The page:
One of the problems with using ink jet printers for printing decals is that many still use water soluble inks. You need to make sure that your printer uses water resistant ink in order for it to work (or you can use a laser printer). Also, with the exception of Alps, your printer cannot print white. In order to 'print' white, use white decal paper and cover up the area around the white with the same color as the car will be (example: BCR for a BCR boxcar or black for a black tank car). If you are printing either black or any other color than white (as long as it isn't too light - example: yellow), you can use clear decal film, but this is best if you are putting it on a light colored car or if you are printing black.

Jerry Glow: Ordered decals from him 1 1/2 years ago and NEVER got the decals or the money returned and he doesn't answer email so he isn't quite as endearing to me (and last I checked his website was still up with nothing saying how he isn't selling decals anymore). 


Re: Oregon lumber traffic

Dave Nelson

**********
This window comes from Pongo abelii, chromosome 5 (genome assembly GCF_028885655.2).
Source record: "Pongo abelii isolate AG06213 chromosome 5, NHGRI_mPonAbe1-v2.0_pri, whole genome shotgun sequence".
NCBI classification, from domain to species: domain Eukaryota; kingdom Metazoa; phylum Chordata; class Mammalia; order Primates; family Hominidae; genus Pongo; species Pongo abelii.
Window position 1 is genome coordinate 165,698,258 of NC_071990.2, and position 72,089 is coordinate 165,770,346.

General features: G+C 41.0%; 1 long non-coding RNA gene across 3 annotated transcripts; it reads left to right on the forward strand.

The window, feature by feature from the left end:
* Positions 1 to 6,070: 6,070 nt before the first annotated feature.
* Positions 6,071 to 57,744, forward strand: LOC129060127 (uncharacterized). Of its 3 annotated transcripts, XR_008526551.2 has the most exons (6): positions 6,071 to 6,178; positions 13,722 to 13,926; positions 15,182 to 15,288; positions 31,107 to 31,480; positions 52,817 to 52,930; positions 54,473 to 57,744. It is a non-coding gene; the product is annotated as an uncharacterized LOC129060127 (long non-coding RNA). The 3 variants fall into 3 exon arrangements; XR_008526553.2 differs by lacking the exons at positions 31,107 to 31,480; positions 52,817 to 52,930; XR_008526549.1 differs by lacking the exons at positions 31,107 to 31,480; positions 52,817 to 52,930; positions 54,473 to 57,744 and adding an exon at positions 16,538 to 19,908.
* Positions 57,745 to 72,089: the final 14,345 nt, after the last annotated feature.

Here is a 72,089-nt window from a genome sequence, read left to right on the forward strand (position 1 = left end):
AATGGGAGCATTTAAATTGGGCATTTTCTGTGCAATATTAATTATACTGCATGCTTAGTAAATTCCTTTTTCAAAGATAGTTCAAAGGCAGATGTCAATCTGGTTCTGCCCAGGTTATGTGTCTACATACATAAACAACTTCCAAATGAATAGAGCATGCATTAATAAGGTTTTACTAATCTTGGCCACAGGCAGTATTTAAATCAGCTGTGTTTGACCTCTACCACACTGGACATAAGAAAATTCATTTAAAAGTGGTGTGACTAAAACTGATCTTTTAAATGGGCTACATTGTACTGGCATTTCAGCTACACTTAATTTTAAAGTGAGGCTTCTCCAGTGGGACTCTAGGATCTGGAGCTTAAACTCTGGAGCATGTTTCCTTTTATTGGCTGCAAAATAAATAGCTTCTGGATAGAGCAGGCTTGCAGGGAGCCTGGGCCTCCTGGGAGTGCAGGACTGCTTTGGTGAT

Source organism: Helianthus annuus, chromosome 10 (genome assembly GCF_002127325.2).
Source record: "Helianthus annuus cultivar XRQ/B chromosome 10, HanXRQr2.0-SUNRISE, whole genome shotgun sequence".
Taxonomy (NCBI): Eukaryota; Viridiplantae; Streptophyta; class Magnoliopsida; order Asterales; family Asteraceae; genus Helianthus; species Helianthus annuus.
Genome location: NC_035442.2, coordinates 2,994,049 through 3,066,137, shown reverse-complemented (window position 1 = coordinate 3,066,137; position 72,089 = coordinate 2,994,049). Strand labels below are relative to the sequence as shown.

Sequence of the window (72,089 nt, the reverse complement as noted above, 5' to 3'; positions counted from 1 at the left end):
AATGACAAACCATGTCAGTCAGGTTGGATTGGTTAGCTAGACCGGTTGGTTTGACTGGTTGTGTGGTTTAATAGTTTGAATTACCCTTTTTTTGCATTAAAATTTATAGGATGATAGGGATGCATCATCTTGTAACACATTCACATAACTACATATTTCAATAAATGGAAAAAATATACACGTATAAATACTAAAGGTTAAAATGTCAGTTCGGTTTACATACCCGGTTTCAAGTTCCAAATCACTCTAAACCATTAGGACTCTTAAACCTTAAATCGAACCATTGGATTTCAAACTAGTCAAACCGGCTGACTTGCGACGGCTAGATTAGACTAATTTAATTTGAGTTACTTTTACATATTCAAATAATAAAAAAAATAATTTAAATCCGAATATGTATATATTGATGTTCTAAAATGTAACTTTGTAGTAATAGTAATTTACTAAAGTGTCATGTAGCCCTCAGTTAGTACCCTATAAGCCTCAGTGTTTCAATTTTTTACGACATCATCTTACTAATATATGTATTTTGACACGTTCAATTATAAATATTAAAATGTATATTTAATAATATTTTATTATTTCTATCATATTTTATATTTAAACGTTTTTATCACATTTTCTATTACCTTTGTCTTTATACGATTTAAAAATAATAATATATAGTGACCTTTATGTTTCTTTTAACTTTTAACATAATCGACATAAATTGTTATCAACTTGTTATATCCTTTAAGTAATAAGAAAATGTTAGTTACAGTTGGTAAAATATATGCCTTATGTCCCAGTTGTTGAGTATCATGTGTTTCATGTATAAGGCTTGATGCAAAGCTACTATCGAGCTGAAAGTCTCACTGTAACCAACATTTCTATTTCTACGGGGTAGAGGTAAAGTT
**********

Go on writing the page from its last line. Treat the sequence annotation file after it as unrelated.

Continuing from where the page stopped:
Post WWII the ICC slowly changed rates for lumber moving to the east coast.  Before the war rates were such that west coast lumber was rather hard to sell along the Great Lakes to the Atlantic coast as southern lumber was much less expensive, largely because of a rate-mileage advantage.  That slowly changed and west coast lumber reached equality of price in spite of the much greater distance it travelled.  IIRC it changed a bit more (in favor of the west) and the Lake front cities and upper Atlantic coast markets sold mostly western lumber.

 

Dave Nelson

 

From: STMFC@... [mailto:STMFC@...]
Sent: Wednesday, September 02, 2015 9:21 AM
To: STMFC@...
Subject: RE: [STMFC] Re: Oregon lumber traffic


Here's one more data point on Lumber traffic originating on SP in Southern Oregon at Ashland.  I have two wheel reports from 1949 and 1950 showing mostly lumber loads headed out of Ashland for points east and south (CA).  The 1949 train has 31 lumber loads headed to points in the midwest and east coast, and only 3 loads headed for California. 5 of the cars headed for the midwest and east coast are SP cars. The 1950 train contains 18 cars headed to midwest and east coast, and 13 loads (mostly SP cars) headed for points in California. Of course this is only two trains, but does show that not all lumber from Oregon went to California, and that SP cars loaded with lumber could easily end up on the East Coast. Geographic eastbound traffic off the Siskiyou Line in Southern Oregon was routed through Klamath Falls to the SP's Modoc Line which joined the SP mainline to Ogden in Nevada.